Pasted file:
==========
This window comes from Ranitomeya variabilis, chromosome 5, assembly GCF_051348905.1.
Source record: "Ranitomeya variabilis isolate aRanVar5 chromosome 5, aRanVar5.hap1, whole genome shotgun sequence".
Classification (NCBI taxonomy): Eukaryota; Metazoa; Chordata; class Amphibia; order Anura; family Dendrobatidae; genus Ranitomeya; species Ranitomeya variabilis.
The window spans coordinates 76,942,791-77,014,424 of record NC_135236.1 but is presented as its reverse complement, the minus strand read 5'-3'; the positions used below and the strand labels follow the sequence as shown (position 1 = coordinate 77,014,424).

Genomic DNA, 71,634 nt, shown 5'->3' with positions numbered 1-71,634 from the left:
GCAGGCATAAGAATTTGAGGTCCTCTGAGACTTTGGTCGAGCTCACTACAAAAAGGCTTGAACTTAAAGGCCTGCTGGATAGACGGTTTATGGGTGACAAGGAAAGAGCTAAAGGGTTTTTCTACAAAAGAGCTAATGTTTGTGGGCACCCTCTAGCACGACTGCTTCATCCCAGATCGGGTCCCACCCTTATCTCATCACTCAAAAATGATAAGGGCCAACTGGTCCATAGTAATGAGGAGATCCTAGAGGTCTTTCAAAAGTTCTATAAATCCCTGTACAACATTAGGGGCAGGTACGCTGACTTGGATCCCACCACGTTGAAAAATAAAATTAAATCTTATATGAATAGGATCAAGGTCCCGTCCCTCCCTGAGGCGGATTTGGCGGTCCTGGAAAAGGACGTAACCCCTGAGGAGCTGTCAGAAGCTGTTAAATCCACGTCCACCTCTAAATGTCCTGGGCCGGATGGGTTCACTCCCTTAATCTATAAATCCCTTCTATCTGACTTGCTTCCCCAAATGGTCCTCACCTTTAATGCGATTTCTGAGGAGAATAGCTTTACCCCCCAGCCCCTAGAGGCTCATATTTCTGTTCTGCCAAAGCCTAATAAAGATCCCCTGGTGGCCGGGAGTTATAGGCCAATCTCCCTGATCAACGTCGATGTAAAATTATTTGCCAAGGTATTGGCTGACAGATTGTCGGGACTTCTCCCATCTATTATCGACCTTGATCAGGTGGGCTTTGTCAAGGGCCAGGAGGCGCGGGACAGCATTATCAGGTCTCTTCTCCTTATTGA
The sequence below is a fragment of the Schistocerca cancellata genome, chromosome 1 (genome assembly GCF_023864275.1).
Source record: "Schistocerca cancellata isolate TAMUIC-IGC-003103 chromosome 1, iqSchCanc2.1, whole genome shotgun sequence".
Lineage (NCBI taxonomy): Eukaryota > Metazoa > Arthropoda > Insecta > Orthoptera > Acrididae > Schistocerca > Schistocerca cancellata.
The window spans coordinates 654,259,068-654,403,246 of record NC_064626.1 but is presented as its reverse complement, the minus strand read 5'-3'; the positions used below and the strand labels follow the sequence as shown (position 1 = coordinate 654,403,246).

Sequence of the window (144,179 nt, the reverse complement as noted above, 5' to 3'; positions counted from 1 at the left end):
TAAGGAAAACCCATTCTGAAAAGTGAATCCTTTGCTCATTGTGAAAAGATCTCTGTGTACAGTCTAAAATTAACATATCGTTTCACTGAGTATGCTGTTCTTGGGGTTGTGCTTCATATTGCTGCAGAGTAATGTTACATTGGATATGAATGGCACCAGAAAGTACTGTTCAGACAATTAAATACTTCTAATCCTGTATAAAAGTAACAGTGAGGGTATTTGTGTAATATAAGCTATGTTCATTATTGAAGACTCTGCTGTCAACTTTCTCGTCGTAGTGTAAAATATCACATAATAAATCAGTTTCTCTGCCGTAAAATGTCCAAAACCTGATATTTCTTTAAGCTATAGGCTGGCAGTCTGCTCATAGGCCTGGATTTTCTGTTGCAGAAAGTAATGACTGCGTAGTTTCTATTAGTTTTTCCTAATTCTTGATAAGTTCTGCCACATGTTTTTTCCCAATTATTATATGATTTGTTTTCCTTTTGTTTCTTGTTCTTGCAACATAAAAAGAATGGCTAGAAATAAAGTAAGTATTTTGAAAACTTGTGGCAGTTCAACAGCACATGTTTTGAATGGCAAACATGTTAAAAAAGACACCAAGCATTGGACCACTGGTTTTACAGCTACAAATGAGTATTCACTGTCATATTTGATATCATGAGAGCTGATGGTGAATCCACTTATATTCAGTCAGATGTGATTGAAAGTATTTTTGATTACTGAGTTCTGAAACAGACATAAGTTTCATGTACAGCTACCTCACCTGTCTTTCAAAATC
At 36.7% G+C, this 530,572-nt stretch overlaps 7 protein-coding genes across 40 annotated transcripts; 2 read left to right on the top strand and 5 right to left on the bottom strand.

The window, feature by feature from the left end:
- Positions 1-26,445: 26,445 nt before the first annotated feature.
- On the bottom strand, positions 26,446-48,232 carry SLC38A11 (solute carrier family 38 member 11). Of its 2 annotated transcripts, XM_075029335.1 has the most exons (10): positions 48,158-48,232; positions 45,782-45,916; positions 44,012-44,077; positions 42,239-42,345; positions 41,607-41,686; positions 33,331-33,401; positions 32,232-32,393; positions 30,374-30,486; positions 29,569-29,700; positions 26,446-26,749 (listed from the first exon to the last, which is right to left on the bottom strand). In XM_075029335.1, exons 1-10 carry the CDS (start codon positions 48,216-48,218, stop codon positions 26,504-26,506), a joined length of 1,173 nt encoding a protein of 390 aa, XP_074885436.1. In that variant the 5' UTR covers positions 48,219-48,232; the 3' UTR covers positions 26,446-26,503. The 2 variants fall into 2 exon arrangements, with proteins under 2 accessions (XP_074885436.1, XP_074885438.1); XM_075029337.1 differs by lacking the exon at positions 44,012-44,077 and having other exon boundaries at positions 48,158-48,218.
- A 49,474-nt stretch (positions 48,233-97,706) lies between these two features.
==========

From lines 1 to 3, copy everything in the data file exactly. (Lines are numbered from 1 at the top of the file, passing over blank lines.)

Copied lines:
This window comes from Ranitomeya variabilis, chromosome 5, assembly GCF_051348905.1.
Source record: "Ranitomeya variabilis isolate aRanVar5 chromosome 5, aRanVar5.hap1, whole genome shotgun sequence".
Classification (NCBI taxonomy): Eukaryota; Metazoa; Chordata; class Amphibia; order Anura; family Dendrobatidae; genus Ranitomeya; species Ranitomeya variabilis.